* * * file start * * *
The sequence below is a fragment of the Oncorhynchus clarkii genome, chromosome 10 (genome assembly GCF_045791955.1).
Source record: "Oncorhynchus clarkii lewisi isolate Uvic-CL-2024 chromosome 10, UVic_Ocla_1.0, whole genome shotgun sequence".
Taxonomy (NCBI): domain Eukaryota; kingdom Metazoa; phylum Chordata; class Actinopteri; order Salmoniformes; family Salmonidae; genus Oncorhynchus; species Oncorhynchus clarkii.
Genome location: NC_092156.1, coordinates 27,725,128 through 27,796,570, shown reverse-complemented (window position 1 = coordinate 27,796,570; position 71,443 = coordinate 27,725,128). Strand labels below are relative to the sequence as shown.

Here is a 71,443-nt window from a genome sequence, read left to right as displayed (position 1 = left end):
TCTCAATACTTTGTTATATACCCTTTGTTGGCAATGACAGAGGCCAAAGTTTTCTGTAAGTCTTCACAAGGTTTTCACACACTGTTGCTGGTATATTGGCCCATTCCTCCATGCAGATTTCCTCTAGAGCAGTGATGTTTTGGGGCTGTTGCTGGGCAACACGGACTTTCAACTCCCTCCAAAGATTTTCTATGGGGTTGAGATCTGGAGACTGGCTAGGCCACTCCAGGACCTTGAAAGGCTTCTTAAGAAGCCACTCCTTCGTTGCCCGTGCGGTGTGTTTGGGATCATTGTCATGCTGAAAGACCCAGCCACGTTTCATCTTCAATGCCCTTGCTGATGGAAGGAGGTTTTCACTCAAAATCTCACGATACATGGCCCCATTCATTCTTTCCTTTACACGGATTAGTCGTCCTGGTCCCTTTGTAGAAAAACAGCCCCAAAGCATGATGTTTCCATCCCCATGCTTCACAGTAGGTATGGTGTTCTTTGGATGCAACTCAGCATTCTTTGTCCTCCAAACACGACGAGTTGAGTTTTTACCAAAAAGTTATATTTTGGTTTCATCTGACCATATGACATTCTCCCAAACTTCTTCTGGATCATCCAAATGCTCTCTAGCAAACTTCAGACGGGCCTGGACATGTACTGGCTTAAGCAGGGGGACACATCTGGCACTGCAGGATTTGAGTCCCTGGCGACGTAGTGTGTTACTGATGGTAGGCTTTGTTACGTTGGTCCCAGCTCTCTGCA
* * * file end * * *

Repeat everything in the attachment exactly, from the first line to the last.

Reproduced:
The sequence below is a fragment of the Oncorhynchus clarkii genome, chromosome 10 (genome assembly GCF_045791955.1).
Source record: "Oncorhynchus clarkii lewisi isolate Uvic-CL-2024 chromosome 10, UVic_Ocla_1.0, whole genome shotgun sequence".
Taxonomy (NCBI): domain Eukaryota; kingdom Metazoa; phylum Chordata; class Actinopteri; order Salmoniformes; family Salmonidae; genus Oncorhynchus; species Oncorhynchus clarkii.
Genome location: NC_092156.1, coordinates 27,725,128 through 27,796,570, shown reverse-complemented (window position 1 = coordinate 27,796,570; position 71,443 = coordinate 27,725,128). Strand labels below are relative to the sequence as shown.

Here is a 71,443-nt window from a genome sequence, read left to right as displayed (position 1 = left end):
TCTCAATACTTTGTTATATACCCTTTGTTGGCAATGACAGAGGCCAAAGTTTTCTGTAAGTCTTCACAAGGTTTTCACACACTGTTGCTGGTATATTGGCCCATTCCTCCATGCAGATTTCCTCTAGAGCAGTGATGTTTTGGGGCTGTTGCTGGGCAACACGGACTTTCAACTCCCTCCAAAGATTTTCTATGGGGTTGAGATCTGGAGACTGGCTAGGCCACTCCAGGACCTTGAAAGGCTTCTTAAGAAGCCACTCCTTCGTTGCCCGTGCGGTGTGTTTGGGATCATTGTCATGCTGAAAGACCCAGCCACGTTTCATCTTCAATGCCCTTGCTGATGGAAGGAGGTTTTCACTCAAAATCTCACGATACATGGCCCCATTCATTCTTTCCTTTACACGGATTAGTCGTCCTGGTCCCTTTGTAGAAAAACAGCCCCAAAGCATGATGTTTCCATCCCCATGCTTCACAGTAGGTATGGTGTTCTTTGGATGCAACTCAGCATTCTTTGTCCTCCAAACACGACGAGTTGAGTTTTTACCAAAAAGTTATATTTTGGTTTCATCTGACCATATGACATTCTCCCAAACTTCTTCTGGATCATCCAAATGCTCTCTAGCAAACTTCAGACGGGCCTGGACATGTACTGGCTTAAGCAGGGGGACACATCTGGCACTGCAGGATTTGAGTCCCTGGCGACGTAGTGTGTTACTGATGGTAGGCTTTGTTACGTTGGTCCCAGCTCTCTGCA